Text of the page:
Hong Kong has freedom ‘for the time being,’ Carrie Lam says, as Beijing broadens national security legislation

Domestic News

As the fate of Hong Kong's autonomy looks increasingly bleak, Hong Kong citizens and foreign governments around the world consider their options for a response to Beijing.

A graphic from Xinhua’s Hong Kong Facebook page. Jonathan Cheng comments on Twitter: “The massive NO NEED TO BE AFRAID towering over the city is a nice touch.” (The large characters read 唔使驚 — Cantonese for “don’t be afraid” that would be pronounced wú shǐ jīng in Mandarin.)

Following Beijing’s unveiling last week of draft national security legislation that we have called a death blow to Hong Kong’s autonomy, the city has been shaken. After months of social distancing due to COVID-19, anti-government protests erupted again on Sunday, May 24.

“For the time being, people have this freedom to say whatever they want to say,” Hong Kong Chief Executive Carrie Lam Cheng [林鄭月娥 Lín Zhèng Yuè’é] said, apparently without irony. Lam insisted that only those who “organise and participate in terrorist activities to subvert the state power” would be the targets of the new legislation.

“Terrorist activities” is indeed the key phrase here. As we have noted before, Beijing makes little distinction between pro-democracy activists and what it calls “black-clad thugs,” or, increasingly, “terrorists” who upset social stability in Hong Kong. The South China Morning Post now reports that the draft legislation is being broadened, just two days before it it set to be voted on — with no input from Hong Kong residents:

No details were given, but sources told the Post the resolution would now suggest that the proposed law – which has sparked concerns about its implications for the city’s existing freedoms – would not only just prevent, stop and punish “acts” but also “activities” deemed to threaten national security.

The resolution is set to be put to a vote on Thursday, which would then be forwarded to the NPC Standing Committee, China’s top legislative body, to craft the bill in detail.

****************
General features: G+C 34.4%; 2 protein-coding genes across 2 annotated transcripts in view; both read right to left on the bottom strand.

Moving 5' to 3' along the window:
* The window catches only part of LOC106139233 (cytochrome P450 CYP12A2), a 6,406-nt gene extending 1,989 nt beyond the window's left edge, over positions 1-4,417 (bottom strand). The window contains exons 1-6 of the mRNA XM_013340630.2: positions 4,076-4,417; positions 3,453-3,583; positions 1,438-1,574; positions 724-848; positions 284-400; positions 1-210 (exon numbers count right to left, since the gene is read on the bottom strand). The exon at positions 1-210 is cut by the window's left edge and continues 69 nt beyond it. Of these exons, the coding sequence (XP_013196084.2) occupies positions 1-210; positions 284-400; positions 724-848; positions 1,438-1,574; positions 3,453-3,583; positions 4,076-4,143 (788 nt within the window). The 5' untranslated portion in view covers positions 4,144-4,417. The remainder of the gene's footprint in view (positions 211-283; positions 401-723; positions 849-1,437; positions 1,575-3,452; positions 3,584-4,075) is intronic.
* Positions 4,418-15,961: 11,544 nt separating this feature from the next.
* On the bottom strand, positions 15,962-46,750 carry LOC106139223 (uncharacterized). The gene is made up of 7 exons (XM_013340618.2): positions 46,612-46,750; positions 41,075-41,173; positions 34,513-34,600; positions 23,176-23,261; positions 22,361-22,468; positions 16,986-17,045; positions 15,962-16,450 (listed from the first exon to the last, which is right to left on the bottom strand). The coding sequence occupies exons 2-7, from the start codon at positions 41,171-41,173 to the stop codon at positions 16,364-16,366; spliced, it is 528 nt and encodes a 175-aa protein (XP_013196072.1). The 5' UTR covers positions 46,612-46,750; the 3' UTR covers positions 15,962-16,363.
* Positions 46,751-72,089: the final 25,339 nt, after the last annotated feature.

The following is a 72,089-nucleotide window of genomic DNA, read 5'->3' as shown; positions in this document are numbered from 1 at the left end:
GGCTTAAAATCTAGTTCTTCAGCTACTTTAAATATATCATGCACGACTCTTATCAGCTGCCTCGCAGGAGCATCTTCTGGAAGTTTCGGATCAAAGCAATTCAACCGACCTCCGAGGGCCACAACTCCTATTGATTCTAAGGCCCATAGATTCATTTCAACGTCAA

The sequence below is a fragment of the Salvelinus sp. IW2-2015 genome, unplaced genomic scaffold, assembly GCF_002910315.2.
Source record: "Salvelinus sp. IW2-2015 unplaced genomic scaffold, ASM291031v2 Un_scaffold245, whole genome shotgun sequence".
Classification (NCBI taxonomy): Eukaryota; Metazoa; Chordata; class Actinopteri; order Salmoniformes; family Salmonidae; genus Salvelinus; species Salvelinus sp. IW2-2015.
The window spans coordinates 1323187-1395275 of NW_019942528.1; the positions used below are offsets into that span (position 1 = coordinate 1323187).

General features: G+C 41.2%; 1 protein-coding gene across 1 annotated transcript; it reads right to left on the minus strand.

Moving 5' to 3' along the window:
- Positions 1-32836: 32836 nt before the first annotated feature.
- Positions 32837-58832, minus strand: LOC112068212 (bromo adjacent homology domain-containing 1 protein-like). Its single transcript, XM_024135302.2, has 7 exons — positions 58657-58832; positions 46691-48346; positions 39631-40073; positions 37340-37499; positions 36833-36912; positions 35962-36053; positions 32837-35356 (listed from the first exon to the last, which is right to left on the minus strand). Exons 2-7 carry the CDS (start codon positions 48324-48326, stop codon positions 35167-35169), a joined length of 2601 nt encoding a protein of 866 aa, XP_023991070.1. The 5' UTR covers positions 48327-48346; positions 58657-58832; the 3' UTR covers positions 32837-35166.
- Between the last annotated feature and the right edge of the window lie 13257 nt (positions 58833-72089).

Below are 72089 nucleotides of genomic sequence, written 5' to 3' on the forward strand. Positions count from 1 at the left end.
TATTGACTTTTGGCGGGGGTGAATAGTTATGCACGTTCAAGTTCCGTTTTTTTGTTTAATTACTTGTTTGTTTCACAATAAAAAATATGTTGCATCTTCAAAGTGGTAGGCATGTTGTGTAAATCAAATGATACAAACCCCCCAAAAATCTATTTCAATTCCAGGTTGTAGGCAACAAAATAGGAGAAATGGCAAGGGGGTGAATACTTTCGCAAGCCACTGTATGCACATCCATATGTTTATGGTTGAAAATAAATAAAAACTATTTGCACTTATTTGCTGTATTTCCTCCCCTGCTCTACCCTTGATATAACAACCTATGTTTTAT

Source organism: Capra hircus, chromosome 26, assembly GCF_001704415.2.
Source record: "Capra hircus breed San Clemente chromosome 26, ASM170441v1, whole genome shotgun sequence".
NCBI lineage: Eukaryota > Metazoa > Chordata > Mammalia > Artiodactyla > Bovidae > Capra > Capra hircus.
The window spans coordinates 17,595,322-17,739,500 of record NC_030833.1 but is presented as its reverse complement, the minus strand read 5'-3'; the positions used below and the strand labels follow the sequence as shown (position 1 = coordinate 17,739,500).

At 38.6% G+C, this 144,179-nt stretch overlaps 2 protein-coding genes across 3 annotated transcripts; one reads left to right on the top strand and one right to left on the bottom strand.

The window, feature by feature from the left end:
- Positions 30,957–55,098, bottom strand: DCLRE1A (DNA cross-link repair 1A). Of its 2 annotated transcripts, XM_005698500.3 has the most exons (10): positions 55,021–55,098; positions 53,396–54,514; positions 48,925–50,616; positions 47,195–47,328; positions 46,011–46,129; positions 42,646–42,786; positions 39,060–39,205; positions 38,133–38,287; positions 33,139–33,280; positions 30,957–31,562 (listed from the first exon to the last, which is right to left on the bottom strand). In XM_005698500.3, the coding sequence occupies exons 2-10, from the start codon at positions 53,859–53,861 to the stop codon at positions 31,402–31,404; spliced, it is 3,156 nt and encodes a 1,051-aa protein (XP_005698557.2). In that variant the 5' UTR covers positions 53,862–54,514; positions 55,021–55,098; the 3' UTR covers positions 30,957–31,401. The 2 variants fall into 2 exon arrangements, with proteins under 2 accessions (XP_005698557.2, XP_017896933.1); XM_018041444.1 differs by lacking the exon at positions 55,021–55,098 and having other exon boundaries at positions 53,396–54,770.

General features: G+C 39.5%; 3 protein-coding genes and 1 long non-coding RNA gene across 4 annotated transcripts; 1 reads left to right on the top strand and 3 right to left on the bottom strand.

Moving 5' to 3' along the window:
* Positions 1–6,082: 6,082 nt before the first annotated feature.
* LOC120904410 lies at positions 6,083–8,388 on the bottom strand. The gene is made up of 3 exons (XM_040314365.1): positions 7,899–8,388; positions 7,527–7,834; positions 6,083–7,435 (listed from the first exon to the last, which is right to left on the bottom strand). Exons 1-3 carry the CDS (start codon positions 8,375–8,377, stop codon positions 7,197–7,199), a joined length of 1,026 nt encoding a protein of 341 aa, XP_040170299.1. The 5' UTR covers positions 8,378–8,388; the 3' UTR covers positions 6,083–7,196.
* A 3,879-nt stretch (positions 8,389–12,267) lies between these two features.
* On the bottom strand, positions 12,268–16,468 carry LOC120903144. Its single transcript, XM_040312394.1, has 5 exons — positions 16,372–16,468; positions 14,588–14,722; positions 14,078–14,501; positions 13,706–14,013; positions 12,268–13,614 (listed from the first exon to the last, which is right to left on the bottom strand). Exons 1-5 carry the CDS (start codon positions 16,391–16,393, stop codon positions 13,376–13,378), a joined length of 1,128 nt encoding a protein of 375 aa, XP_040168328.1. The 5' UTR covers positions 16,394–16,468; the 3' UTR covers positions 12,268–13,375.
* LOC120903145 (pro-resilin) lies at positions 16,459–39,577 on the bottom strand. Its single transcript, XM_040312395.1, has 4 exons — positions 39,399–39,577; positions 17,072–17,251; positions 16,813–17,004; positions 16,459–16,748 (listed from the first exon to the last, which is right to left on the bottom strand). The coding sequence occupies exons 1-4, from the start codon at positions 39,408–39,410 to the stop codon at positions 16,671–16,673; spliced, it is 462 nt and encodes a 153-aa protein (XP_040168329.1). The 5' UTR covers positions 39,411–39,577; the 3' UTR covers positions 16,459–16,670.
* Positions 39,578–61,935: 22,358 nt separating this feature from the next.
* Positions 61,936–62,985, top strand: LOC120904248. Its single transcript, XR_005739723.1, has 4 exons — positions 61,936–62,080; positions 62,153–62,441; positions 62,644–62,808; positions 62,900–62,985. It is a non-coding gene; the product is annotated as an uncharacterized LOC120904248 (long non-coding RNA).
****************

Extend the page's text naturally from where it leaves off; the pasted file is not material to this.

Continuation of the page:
In other words, the limits of the legislation are far from clear. More details about the implications of the prospective law are being revealed daily, raising concern in Hong Kong and abroad. For more information, see:

For more on the emotional and political impacts of the news, see:

Beijing on defense

The legislation would have “no impact on the city’s freedoms or rights, or interests of foreign firms,” Foreign Minister Wáng Yì 王毅 said on Sunday. Though as Wall Street Journal reporter Josh Chin points out, Wang “used ‘长治久安 cháng zhì jiǔ ān’ (long-term peace and stability) to describe its goal in Hong Kong. That’s how the Party characterizes its objectives in Xinjiang and Tibet.”

Other Chinese diplomats, and even the commander of the People’s Liberation Army garrison in Hong Kong, also defended the proposed law. See:

State media, especially the Global Times, have also enthusiastically penned defenses of the law and attacks on anyone who criticizes it. See:

The Global Times was so enthusiastic in its attacks, in fact, that it hit publish on an apparently pre-written article before the events described had happened. Per the Hong Kong Free Press: State media outlet appears to quote Hong Kong police condemning ‘illegal activities’ a day before planned demo.

What will foreign governments do?

Taiwanese president Tsai Ing-wen (Cài Yīngwén 蔡英文) “said in a Facebook post on Sunday that she might consider invoking Article 60 of the Laws and Regulations Regarding Hong Kong and Macau Affairs” if Beijing went through with the law, the SCMP reports. This “could open the way for offering refuge to protesters fleeing HK,” according to journalist Ryan Ho Kilpatrick. For more on Taiwan’s regulations, see this Twitter thread by Jeremy Huai-Che Chiang.

The U.K. could also open its doors to Hongkongers, if they flee the city, according to legal advice by a Queens Council that is “likely to shift the mood” of the government that has previously insisted it cannot accept Hong Kong citizens, according to the Guardian.

The U.S. “will likely impose economic sanctions on Hong Kong and China” if Beijing goes through with the law, according to White House national security adviser Robert O’Brien, Axios reports. A spokesperson for President Trump said that he is “displeased” about the developments in Hong Kong, Reuters reports.

Charles Michel, President of the European Council, merely said that the EU is “not naive” about China’s behavior and that it supports the “one country, two systems” principle, per SCMP.